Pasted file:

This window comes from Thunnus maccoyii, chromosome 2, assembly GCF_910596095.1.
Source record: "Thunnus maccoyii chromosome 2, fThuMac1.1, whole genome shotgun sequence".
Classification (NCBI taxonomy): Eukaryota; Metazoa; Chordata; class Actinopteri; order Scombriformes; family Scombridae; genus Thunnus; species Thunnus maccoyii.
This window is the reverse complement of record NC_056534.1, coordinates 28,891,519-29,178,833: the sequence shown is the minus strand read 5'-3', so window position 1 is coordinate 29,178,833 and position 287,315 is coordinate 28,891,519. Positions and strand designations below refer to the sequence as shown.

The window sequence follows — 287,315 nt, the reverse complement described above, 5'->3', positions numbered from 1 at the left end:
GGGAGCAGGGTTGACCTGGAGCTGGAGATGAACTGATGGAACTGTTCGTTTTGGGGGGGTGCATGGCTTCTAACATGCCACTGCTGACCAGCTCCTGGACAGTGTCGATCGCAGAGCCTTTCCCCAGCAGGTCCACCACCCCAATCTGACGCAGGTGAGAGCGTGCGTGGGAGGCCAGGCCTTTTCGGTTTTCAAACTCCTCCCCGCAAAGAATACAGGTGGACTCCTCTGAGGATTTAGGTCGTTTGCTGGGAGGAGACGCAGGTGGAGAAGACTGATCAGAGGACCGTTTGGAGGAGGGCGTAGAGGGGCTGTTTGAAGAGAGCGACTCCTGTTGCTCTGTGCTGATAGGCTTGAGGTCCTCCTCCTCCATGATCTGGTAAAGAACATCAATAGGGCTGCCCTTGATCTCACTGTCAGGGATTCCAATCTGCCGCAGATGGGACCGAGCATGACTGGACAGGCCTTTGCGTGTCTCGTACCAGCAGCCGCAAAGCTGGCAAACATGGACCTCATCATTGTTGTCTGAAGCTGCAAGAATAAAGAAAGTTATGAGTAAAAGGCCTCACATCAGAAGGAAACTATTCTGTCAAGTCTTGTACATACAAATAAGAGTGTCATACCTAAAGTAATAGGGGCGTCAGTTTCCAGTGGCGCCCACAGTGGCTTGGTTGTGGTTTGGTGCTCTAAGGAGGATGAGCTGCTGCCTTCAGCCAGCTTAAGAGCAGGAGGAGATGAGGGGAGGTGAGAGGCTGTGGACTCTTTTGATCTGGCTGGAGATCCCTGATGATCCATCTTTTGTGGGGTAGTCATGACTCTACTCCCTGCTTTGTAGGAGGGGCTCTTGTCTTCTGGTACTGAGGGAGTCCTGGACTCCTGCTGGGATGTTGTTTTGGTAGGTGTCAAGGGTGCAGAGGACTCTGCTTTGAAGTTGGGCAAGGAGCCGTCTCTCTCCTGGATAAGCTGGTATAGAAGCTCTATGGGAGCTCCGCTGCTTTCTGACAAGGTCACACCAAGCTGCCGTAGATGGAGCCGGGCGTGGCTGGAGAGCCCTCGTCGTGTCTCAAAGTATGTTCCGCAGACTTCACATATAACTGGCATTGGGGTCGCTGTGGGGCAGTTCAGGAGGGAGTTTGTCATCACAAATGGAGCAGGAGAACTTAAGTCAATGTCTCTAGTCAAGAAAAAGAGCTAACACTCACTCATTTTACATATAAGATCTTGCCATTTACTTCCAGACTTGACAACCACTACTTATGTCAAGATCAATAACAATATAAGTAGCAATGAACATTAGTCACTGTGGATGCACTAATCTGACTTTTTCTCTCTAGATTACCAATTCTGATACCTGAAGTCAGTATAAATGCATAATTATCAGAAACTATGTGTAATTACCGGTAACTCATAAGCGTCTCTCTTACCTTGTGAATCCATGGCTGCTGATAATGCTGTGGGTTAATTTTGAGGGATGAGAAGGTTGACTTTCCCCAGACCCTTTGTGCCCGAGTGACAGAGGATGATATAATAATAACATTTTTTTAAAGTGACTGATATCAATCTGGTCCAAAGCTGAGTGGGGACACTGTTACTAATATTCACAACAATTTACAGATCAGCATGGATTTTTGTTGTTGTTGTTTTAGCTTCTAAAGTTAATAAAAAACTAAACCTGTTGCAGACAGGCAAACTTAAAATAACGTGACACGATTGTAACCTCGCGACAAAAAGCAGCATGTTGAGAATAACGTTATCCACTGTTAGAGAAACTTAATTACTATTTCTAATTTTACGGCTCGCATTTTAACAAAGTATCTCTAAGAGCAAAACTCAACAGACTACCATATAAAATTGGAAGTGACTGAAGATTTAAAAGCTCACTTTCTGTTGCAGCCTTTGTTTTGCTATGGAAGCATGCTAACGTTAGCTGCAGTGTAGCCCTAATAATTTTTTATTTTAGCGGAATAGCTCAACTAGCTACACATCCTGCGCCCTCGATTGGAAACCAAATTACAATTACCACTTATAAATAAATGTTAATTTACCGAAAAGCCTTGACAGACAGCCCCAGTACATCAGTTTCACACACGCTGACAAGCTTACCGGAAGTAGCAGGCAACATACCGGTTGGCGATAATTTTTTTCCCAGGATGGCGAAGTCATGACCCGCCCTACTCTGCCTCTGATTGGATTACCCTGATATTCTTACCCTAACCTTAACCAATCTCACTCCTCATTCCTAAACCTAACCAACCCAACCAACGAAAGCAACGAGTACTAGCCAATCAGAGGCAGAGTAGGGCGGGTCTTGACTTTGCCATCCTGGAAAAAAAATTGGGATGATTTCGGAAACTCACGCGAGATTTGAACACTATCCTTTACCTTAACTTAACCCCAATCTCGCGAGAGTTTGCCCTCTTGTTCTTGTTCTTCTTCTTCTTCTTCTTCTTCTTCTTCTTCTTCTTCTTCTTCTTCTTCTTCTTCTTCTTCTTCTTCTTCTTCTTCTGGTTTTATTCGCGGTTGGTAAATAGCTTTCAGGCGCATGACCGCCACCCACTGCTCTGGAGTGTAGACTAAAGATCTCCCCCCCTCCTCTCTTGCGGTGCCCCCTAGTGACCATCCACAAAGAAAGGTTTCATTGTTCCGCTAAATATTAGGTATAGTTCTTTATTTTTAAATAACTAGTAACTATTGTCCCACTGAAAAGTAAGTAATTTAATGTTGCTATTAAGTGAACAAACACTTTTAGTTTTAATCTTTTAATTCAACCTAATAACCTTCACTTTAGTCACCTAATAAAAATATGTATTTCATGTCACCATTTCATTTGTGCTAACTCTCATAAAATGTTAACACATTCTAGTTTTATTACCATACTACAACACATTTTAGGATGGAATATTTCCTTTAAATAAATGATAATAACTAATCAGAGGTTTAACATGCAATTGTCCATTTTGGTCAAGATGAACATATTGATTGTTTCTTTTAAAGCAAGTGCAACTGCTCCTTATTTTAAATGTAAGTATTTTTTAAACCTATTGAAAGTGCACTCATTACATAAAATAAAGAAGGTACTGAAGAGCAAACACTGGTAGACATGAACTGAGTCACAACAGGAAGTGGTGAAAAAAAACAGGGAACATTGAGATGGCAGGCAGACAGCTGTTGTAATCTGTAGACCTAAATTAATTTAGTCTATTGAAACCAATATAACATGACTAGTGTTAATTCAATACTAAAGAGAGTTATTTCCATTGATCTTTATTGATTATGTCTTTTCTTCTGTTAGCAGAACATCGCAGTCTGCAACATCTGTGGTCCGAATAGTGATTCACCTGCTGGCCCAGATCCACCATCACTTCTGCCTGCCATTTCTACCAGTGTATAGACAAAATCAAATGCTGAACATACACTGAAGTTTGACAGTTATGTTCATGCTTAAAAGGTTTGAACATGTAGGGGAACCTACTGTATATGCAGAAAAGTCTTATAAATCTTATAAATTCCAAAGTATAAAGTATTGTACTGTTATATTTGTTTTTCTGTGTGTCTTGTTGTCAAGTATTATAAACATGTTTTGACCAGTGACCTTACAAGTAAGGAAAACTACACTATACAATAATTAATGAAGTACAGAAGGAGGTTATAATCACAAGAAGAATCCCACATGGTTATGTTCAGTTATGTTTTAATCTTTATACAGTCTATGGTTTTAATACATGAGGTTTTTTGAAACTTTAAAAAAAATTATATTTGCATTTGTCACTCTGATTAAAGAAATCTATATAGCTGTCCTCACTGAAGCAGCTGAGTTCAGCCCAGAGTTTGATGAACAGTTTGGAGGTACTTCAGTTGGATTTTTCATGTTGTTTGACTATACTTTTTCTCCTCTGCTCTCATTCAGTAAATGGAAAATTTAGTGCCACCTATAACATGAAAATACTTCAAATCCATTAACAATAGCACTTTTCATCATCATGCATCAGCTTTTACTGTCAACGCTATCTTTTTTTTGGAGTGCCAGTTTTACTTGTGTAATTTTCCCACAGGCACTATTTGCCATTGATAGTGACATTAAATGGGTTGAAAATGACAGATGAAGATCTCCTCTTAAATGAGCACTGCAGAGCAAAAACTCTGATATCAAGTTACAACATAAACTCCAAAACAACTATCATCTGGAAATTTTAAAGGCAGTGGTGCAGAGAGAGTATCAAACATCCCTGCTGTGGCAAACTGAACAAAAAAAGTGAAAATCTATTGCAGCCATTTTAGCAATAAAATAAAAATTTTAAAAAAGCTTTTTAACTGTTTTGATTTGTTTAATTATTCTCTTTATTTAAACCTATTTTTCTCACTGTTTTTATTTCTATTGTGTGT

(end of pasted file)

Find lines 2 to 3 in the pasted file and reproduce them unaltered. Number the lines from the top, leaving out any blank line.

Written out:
Source record: "Thunnus maccoyii chromosome 2, fThuMac1.1, whole genome shotgun sequence".
Classification (NCBI taxonomy): Eukaryota; Metazoa; Chordata; class Actinopteri; order Scombriformes; family Scombridae; genus Thunnus; species Thunnus maccoyii.